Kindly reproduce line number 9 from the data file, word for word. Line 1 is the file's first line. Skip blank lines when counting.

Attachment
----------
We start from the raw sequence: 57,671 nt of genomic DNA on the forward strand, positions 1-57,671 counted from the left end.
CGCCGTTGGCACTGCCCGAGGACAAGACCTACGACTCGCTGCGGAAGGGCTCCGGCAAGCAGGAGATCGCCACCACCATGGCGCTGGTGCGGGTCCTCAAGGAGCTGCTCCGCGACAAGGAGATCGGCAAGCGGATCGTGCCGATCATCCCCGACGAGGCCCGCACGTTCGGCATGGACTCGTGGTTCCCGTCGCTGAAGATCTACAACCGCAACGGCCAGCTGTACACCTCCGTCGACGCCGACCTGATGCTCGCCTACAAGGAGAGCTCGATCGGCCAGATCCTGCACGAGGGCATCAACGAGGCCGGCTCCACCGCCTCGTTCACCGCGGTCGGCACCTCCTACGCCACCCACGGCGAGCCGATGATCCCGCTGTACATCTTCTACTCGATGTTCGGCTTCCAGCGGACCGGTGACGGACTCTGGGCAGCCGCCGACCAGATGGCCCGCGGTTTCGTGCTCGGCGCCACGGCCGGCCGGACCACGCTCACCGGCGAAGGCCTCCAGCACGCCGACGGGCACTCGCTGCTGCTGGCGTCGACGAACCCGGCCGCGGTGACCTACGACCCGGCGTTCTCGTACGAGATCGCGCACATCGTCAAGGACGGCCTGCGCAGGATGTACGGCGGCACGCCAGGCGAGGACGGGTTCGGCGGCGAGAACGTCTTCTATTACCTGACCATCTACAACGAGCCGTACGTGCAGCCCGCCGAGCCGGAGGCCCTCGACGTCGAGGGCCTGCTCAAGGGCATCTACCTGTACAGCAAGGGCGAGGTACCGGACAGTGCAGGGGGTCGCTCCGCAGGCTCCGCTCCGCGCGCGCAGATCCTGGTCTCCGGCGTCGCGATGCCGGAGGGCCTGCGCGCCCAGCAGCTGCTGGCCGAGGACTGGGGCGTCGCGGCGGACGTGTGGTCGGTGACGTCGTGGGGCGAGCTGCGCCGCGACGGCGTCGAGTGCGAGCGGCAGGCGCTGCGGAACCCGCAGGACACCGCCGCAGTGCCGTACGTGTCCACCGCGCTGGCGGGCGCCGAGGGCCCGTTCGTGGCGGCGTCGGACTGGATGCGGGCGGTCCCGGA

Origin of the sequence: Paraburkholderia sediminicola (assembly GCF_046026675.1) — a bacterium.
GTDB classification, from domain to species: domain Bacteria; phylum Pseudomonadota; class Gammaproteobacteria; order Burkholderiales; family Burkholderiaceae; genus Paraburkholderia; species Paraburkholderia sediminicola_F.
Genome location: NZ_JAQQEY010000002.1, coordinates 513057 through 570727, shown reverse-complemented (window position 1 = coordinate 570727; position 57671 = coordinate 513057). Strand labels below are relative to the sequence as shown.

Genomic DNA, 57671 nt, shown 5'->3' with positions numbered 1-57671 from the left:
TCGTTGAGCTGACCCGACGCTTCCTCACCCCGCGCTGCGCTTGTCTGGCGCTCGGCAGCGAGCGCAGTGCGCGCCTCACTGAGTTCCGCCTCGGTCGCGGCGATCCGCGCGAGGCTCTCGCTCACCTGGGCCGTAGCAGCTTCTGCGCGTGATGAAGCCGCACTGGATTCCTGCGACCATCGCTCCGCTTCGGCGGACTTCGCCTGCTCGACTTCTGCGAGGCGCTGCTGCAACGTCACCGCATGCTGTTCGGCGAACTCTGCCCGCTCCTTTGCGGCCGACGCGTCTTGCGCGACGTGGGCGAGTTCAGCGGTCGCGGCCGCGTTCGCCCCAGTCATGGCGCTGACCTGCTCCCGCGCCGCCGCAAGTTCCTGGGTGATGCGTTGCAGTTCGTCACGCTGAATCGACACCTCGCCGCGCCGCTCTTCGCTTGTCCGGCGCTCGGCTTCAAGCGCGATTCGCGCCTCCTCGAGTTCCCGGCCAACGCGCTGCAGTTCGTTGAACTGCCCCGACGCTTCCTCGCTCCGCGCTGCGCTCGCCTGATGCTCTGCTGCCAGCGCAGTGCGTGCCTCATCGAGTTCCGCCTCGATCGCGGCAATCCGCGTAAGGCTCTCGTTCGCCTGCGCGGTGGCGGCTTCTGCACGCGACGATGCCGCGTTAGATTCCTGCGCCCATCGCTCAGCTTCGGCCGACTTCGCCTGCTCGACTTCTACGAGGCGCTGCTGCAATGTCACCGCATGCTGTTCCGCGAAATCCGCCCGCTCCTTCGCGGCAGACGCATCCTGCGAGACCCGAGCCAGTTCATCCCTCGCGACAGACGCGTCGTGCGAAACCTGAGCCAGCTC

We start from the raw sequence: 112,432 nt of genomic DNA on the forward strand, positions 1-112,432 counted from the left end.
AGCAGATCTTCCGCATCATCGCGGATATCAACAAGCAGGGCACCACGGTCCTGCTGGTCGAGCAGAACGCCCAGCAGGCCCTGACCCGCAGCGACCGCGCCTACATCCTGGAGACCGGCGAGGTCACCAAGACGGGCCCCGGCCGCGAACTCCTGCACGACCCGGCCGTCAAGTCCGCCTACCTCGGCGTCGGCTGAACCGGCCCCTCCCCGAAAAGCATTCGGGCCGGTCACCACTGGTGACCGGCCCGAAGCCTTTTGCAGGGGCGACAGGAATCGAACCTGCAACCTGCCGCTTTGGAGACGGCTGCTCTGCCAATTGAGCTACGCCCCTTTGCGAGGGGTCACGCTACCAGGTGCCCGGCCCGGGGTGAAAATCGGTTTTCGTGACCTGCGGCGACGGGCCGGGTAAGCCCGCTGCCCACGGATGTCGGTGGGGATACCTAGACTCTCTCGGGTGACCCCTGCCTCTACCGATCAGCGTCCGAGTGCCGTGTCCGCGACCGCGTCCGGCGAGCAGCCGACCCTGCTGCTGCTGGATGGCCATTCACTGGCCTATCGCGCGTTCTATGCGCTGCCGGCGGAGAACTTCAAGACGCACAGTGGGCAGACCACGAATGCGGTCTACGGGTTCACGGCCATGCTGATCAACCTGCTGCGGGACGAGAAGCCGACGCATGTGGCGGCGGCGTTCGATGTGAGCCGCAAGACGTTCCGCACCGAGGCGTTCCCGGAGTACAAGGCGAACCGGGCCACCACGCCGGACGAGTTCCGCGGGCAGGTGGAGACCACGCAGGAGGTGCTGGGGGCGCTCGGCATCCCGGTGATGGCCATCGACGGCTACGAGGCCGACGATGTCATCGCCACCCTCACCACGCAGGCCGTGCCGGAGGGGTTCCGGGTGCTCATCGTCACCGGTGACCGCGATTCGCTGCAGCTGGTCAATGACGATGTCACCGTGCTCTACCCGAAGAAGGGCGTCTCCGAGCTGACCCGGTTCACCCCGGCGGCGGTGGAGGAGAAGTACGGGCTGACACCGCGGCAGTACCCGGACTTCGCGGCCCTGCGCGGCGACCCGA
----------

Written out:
AGCAGATCTTCCGCATCATCGCGGATATCAACAAGCAGGGCACCACGGTCCTGCTGGTCGAGCAGAACGCCCAGCAGGCCCTGACCCGCAGCGACCGCGCCTACATCCTGGAGACCGGCGAGGTCACCAAGACGGGCCCCGGCCGCGAACTCCTGCACGACCCGGCCGTCAAGTCCGCCTACCTCGGCGTCGGCTGAACCGGCCCCTCCCCGAAAAGCATTCGGGCCGGTCACCACTGGTGACCGGCCCGAAGCCTTTTGCAGGGGCGACAGGAATCGAACCTGCAACCTGCCGCTTTGGAGACGGCTGCTCTGCCAATTGAGCTACGCCCCTTTGCGAGGGGTCACGCTACCAGGTGCCCGGCCCGGGGTGAAAATCGGTTTTCGTGACCTGCGGCGACGGGCCGGGTAAGCCCGCTGCCCACGGATGTCGGTGGGGATACCTAGACTCTCTCGGGTGACCCCTGCCTCTACCGATCAGCGTCCGAGTGCCGTGTCCGCGACCGCGTCCGGCGAGCAGCCGACCCTGCTGCTGCTGGATGGCCATTCACTGGCCTATCGCGCGTTCTATGCGCTGCCGGCGGAGAACTTCAAGACGCACAGTGGGCAGACCACGAATGCGGTCTACGGGTTCACGGCCATGCTGATCAACCTGCTGCGGGACGAGAAGCCGACGCATGTGGCGGCGGCGTTCGATGTGAGCCGCAAGACGTTCCGCACCGAGGCGTTCCCGGAGTACAAGGCGAACCGGGCCACCACGCCGGACGAGTTCCGCGGGCAGGTGGAGACCACGCAGGAGGTGCTGGGGGCGCTCGGCATCCCGGTGATGGCCATCGACGGCTACGAGGCCGACGATGTCATCGCCACCCTCACCACGCAGGCCGTGCCGGAGGGGTTCCGGGTGCTCATCGTCACCGGTGACCGCGATTCGCTGCAGCTGGTCAATGACGATGTCACCGTGCTCTACCCGAAGAAGGGCGTCTCCGAGCTGACCCGGTTCACCCCGGCGGCGGTGGAGGAGAAGTACGGGCTGACACCGCGGCAGTACCCGGACTTCGCGGCCCTGCGCGGCGACCCGA